Adenovirus infection is dependent on regulation and accessibility of the receptor CAR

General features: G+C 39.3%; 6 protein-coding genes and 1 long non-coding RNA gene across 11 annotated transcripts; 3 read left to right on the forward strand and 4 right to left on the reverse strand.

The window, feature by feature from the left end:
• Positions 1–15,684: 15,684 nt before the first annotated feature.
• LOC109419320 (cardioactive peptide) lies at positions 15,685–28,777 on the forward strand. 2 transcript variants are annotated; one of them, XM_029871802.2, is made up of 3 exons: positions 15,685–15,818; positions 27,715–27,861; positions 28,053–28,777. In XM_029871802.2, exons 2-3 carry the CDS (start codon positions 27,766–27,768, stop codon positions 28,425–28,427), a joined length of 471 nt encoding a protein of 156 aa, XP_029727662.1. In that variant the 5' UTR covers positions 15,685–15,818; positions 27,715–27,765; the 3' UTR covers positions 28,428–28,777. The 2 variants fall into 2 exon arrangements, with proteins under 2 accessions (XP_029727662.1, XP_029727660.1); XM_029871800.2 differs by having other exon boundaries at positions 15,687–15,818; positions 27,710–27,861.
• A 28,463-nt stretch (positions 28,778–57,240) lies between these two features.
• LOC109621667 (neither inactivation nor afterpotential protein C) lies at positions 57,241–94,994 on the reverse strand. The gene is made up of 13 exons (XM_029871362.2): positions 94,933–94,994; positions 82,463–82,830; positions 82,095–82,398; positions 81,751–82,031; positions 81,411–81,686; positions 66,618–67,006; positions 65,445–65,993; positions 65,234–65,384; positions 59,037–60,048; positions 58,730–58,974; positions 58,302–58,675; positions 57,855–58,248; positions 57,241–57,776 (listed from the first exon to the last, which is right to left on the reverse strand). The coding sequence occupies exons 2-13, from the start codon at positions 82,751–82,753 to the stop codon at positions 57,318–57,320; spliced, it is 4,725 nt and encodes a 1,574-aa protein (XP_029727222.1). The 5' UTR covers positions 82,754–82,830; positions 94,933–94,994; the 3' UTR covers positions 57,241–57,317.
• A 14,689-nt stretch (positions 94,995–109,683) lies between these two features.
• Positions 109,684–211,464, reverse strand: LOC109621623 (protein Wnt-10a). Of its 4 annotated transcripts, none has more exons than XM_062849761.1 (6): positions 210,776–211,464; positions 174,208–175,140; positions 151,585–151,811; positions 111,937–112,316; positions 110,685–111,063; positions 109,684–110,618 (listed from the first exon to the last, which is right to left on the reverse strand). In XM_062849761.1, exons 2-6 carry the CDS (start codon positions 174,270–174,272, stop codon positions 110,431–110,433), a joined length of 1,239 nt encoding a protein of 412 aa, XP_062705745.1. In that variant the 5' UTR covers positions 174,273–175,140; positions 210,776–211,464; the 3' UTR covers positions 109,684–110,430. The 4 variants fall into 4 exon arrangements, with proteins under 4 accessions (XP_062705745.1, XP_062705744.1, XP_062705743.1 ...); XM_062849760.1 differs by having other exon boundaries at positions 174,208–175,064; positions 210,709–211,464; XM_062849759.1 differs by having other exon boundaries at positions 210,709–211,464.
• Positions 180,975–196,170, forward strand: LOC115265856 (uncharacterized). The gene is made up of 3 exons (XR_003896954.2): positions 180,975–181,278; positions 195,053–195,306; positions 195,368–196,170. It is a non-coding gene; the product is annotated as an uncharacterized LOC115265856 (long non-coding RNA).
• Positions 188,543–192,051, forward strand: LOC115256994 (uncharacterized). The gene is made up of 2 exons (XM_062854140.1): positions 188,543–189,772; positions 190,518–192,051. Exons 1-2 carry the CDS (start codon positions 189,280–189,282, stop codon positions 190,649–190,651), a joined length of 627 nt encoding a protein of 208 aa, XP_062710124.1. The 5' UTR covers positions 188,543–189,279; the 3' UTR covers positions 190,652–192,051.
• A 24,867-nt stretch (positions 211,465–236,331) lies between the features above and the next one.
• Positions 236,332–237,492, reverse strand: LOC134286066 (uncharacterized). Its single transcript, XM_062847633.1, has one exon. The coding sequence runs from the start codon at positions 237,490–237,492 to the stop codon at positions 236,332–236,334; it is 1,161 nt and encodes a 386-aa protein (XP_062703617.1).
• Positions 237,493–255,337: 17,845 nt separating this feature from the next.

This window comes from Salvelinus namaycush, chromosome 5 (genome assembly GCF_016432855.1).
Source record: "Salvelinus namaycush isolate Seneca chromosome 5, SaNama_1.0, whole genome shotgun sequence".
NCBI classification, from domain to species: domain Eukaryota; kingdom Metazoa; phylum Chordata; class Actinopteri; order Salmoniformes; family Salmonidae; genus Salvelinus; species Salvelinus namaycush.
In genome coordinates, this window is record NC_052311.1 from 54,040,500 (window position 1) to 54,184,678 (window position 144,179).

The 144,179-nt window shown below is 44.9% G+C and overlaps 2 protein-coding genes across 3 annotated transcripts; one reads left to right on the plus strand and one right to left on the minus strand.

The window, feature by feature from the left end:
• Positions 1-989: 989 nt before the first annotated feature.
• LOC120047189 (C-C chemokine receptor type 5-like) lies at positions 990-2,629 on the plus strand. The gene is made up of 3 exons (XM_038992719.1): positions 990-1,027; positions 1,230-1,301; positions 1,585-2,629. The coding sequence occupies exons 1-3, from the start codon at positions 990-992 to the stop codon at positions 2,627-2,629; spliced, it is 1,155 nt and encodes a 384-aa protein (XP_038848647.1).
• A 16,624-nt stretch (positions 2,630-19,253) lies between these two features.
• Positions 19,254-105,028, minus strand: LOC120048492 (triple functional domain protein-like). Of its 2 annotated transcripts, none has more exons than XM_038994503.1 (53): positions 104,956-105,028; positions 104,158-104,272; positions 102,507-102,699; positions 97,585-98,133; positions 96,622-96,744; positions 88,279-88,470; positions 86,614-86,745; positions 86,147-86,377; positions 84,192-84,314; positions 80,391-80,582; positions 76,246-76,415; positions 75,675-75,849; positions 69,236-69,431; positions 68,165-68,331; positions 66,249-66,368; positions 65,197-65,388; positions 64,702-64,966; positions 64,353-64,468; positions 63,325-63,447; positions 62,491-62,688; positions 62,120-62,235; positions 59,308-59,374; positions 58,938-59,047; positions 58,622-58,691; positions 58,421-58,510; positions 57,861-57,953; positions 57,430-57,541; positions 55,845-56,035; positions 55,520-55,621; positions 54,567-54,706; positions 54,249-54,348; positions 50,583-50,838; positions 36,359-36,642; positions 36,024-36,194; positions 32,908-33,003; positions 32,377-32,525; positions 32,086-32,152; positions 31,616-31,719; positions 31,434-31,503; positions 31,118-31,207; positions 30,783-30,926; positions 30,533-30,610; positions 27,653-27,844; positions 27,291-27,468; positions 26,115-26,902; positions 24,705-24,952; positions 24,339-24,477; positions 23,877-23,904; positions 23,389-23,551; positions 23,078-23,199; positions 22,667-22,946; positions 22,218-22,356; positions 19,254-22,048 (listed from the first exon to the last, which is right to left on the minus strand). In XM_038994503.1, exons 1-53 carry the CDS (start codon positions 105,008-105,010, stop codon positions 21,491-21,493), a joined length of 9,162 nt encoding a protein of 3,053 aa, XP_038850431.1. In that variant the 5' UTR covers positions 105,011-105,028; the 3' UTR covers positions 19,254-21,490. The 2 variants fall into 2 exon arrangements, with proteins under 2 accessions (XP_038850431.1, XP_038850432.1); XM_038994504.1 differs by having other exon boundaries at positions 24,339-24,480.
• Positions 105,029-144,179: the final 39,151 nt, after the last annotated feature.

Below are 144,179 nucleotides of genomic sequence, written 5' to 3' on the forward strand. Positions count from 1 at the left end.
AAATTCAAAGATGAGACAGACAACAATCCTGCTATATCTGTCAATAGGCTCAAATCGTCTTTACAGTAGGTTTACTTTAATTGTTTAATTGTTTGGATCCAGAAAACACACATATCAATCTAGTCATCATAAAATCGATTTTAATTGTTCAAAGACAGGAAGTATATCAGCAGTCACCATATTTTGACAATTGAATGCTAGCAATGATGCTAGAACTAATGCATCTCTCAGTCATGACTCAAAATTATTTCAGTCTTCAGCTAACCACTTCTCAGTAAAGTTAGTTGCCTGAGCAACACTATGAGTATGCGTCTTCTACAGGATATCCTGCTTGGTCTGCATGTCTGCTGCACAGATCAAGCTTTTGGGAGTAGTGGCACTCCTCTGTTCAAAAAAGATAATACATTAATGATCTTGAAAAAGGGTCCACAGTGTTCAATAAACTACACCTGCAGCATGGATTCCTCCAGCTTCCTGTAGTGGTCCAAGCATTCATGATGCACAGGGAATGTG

Sammanfattning: Coxsackie and Adenovirus Receptor (CAR) displays dual biological functions since it acts both as a viral receptor for the two unrelated viruses, coxsackie and adenovirus (Ad), and as a cell-adhesion molecule in mammalian cells. The number and accessibility of CAR receptors expressed at the cell surface is a major determinant for successful infection. The aim of this thesis is to evaluate how CAR and Ad infection vary depending on the physiological milieu surrounding the cell. To address the aim of the thesis, CAR-mediated Ad infection was studied under three different conditions, namely in the presence of anti-Ad neutralizing antibodies that constitute a humoral immune response to the viral capsid, in the presence of cytokines that constitute secreted pro-inflammatory mediators, and in the presence of altered intracellular signaling pathways that constitute hallmarks of cancer progression. To examine the impact of neutralizing antibodies on CAR-mediated Ad infection, quantitative methods were developed to measure cell-associated virus and successful viral infection (gene expression). In the presence of neutralizing antibodies, Ad was hindered from interaction with CAR and infection was prevented. The impact of neutralizing antibodies was further characterized by determining the extent to which the decrease in infection resulted from hindered receptor binding versus actual viral inactivation. To examine this question, target cells were modified by introducing the expression of an Fcgamma receptor that was capable of binding and internalizing Ad-antibody complexes in a CAR-independent manner. These experiments showed that infectious virus was present in Ad-antibody complexes and that hindrance of binding to CAR likely constituted a major factor in neutralizing Ad. To examine the impact of inflammation on Ad infection, CAR expression and Ad infection of human endothelial cells were studied in the presence and absence of the proinflammatory cytokines, tumor necrosis factor alpha (TNFalpha) and interferon gamma (IFNgamma). The data showed that these cytokines suppressed CAR protein and mRNA levels in endothelial cells and inhibited Ad infection in a time and dose-dependent manner, demon-strating that cytokine-mediated changes in cell physiology had the potential to affect CAR-dependent Ad infection by changing the availability of CAR. Finally, to examine the impact of cancer-related intracellular signaling pathways on CAR-mediated Ad infection, several in vitro models were established to recreate progression of tumor cells from low to high-grade malignancy, a process known as epithelial to mesenchymal transition (EMT). CAR was suppressed both at the transcriptional and translational level in these models, and a novel transcriptional repressor complex involving Snail and Smads was identified. This complex mediated effective suppression of CAR as well as another cell adhesion protein E-cadherin reflecting the fact that CAR expression and Ad infection can be modulated as part of larger, long term changes in cell physiology. In summary, these thesis studies shed new light on mechanisms involved in adenovirus interaction with host cells and on regulation and accessibility of CAR during normal and pathological conditions. As such this thesis has, in part, contributed to a better understanding of the intimate interplay between virology and cell biology.
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